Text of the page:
Hula dance your hypertension away

High blood pressure or hypertension is tied to a multitude of complications, many of which are potentially fatal, including stroke, aneurysm, heart attack, heart failure, and kidney disease, among others. Controlling high blood pressure can reduce the risk of developing these complications, and it can be done through many lifestyle modifications.

Hula instructor leading class, Kumu hula (Hula teacher) Kamanaʻo Manoa-Hyde leading her class. Waiʻanae Coast Comprehensive Health Center. Copyright Nicasello Photography
Hula instructor leading class, Kumu hula (Hula teacher) Kamanaʻo Manoa-Hyde leading her class. Waiʻanae Coast Comprehensive Health Center. Copyright Nicasello Photography

Physical activity or exercise can markedly decrease the risk of chronic diseases, including high blood pressure. A new study found that hula dancing, a famous type of dance in Hawaii, has been linked to a lower blood pressure reading.

A team of researchers at the University of Hawaii found that native Hawaiians who engaged in a blood-pressure-lowering program including their cultural dance of hula significantly lowered their blood pressure, compared to those who received a standard education on exercise and diet.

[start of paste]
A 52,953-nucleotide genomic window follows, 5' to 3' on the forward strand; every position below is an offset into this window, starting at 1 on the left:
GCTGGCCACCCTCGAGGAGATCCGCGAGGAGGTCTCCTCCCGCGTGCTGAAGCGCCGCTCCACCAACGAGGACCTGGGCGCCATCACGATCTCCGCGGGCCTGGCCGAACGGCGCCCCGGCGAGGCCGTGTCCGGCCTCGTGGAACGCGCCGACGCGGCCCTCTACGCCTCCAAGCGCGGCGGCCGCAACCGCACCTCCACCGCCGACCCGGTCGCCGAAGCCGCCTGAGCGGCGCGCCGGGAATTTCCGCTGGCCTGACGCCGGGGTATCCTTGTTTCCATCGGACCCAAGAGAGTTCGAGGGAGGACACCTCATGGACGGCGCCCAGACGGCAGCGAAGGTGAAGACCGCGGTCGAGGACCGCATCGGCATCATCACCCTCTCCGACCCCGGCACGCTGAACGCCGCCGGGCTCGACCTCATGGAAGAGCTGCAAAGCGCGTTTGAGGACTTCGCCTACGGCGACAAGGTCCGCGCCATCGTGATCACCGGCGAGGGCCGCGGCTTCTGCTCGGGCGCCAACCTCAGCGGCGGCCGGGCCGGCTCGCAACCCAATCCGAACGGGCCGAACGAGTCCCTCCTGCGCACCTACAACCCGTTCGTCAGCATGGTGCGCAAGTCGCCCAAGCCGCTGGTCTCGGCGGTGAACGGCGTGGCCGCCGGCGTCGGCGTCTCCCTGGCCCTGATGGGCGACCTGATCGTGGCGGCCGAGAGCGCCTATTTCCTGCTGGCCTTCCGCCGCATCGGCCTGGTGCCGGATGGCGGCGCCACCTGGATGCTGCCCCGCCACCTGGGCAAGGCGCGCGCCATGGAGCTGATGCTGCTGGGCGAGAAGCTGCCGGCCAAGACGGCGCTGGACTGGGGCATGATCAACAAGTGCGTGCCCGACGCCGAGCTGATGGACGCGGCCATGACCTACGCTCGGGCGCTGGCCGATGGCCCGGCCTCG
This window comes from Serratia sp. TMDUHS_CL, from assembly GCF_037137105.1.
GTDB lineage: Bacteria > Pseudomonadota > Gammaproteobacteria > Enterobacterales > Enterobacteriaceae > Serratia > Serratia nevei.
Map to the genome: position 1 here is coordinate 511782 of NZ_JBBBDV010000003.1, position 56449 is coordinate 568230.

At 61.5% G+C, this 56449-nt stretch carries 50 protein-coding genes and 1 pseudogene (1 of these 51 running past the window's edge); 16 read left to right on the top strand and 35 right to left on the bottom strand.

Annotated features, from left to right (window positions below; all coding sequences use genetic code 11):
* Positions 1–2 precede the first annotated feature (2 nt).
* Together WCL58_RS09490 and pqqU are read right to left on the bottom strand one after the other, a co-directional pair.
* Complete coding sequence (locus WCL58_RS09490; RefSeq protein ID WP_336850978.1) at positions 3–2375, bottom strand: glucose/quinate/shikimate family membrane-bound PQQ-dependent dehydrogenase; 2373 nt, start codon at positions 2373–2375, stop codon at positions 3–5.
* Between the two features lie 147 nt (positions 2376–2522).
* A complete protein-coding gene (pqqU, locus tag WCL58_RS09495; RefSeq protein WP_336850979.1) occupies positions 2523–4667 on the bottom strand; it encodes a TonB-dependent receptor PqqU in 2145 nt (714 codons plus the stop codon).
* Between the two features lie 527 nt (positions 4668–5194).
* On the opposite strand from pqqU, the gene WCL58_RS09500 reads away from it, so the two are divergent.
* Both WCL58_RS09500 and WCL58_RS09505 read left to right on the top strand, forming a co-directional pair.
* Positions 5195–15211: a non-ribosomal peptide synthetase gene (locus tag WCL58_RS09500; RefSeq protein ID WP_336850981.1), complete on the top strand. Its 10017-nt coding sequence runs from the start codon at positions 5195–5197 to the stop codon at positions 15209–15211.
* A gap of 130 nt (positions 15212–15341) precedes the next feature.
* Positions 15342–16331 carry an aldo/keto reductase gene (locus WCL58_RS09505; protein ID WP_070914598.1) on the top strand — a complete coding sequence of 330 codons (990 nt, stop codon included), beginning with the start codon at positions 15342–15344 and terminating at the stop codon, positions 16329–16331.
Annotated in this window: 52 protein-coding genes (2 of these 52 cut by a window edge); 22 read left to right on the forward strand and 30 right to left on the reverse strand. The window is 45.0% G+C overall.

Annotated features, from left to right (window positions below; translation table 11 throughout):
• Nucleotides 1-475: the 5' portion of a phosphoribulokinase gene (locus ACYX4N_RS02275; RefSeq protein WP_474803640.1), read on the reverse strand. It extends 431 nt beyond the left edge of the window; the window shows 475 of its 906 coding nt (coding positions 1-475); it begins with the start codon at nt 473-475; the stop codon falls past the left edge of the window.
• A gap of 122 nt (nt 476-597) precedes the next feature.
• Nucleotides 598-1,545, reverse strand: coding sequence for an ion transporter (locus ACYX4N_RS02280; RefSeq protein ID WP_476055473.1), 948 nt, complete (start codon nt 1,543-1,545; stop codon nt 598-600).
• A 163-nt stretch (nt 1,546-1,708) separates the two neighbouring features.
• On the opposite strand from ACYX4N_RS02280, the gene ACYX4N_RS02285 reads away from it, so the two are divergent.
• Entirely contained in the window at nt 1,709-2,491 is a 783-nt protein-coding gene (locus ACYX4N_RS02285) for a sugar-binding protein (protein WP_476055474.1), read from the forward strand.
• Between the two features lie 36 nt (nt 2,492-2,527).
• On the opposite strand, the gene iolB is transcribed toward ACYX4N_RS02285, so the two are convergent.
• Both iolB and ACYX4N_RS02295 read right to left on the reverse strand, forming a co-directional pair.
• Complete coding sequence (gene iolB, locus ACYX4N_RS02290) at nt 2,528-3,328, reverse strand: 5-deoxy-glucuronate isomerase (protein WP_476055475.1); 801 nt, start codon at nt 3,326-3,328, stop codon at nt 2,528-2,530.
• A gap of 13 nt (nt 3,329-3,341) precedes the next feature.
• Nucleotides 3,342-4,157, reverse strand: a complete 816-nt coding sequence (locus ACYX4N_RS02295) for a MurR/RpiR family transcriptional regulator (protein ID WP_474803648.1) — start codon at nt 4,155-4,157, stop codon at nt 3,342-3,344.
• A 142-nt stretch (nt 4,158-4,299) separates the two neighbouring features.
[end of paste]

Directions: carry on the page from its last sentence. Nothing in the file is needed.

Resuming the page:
The study, which was presented at the American Heart Association’s (AHA) Hypertension 2019 Scientific Sessions, shows that despite taking their medicines for hypertension, many Native Hawaiians have problems in controlling their hypertension, which heightens their risk of developing stroke and coronary heart disease.

“The rates of heart disease and stroke are four times higher among Native Hawaiians than in non-Hispanic whites, and they also get these diseases ten years younger than whites and Asians in Hawaii,” Dr. Keawe'aimoku Kaholokula, professor of the department of Native Hawaiian health at the University of Hawaii, said.

Lifestyle programs to curb hypertension

The results don’t come as a surprise. In a previous study by Kaholokula and his team discovered that Native Hawaiians are not attracted to traditional lifestyle programs geared toward lowering blood pressure. Many of them think that the programs and some activities in it are expensive or boring. Also, the dietary goals are unrealistic and hard to maintain for a long time.